Criminal Cases Review Commission
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Post Office Cases: How to Challenge a Conviction

The Post Office Horizon scandal is the most widespread miscarriage of justice the Criminal Cases Review Commission (CCRC) has ever seen.

It relates to wrongful prosecutions of former sub-postmasters for theft, fraud and false accounting. 

Millions of viewers were gripped by the ITV drama Mr Bates vs The Post Office, broadcast across the first four days of the New Year and starring Toby Jones, which told the story of some of those affected.

Since April 2021 the appeal courts have overturned convictions in more than 90 Post Office Horizon cases. In each of the cases the court decided that it had been unfair to prosecute the individual because there were serious defects in the Post Office’s Horizon computer system.   

If you believe that you have been wrongly convicted because of problems with the Horizon computer system, you can consider challenging your conviction. 

The first step for many wanting to challenge their conviction or sentence will be to apply directly to the appeal courts. 

The CCRC might be able to help if your appeal was unsuccessful, or if you pleaded guilty in a magistrates’ court, or if you are a close relative of a former sub-postmaster who has died.  

The CCRC has to-date referred 70 such convictions to the appeal courts – resulting in 62 convictions being overturned. 

Helen Pitcher OBE, chairman of the CCRC, said: “Everybody affected by these failings should receive the justice they deserve.  

“However, hundreds of potential applicants have still not come forward – whether that’s directly to the Court of Appeal or requesting a review from the CCRC.  

“Some might understandably still be traumatised by what has happened to them and to their loved ones, but we can help and we encourage them to contact us.” 

To start your application, you can complete the CCRC’s application form 

 You can also ring the CCRC helpline on 0300 456 2669 if you have any questions – our team is ready to help you.  

 You can find out more about the Post Office scandal on the CCRC website

Notes to Editors       

  1. The CCRC is an independent body set up under the Criminal Appeal Act 1995. It is responsible for independently reviewing suspected and alleged miscarriages of criminal justice in England, Wales and Northern Ireland. It is based in Birmingham and is funded by the Ministry of Justice.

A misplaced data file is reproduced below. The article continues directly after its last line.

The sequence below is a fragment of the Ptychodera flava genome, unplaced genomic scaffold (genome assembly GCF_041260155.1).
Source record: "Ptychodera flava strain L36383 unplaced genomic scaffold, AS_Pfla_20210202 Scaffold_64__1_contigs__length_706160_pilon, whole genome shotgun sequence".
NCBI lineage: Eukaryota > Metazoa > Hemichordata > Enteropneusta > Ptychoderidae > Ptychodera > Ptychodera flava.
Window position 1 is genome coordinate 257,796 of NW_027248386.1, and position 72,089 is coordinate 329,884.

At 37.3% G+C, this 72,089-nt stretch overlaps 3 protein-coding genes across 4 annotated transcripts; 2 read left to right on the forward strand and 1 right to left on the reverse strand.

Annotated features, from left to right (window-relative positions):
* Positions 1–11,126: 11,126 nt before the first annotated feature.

2. The CCRC investigates potential miscarriages of justice and is the only organisation in England, Wales and Northern Ireland that can refer cases back to the court for appeal.    
  3. Access to the CCRC service is free and there is no time limit in applying.     
  4. There are currently 10 Commissioners who bring to the CCRC considerable experience from a wide variety of backgrounds. Commissioners are appointed by the monarch on the recommendation of the prime minister in accordance with the Office for the Commissioner for Public Appointments’ Code of Practice.       
  5. The CCRC usually receives around 1,400 applications for reviews (convictions and/or sentences) each year. Since starting work in 1997, the CCRC has referred around 3% of applications to the appeal courts.       
  6. The CCRC considers whether, as a result of new evidence or argument, there is a real possibility that the conviction would not be upheld were a reference to be made. New evidence or argument is argument or evidence which has not been raised during the trial or on appeal.  Applicants should usually have appealed first. A case can be referred in the absence of new evidence or argument or an earlier appeal only if there are “exceptional circumstances”.    
  7. If a case is referred, it is then for the appeal court to decide whether the conviction is unsafe or the sentence unfair. More details about the role and work of the Criminal Cases Review Commission can be found at www.ccrc.gov.uk. The CCRC can be found on Twitter @ccrcupdate    
Channel website: https://ccrc.gov.uk/

Original article link: https://ccrc.gov.uk/news/post-office-cases-how-to-challenge-a-conviction/

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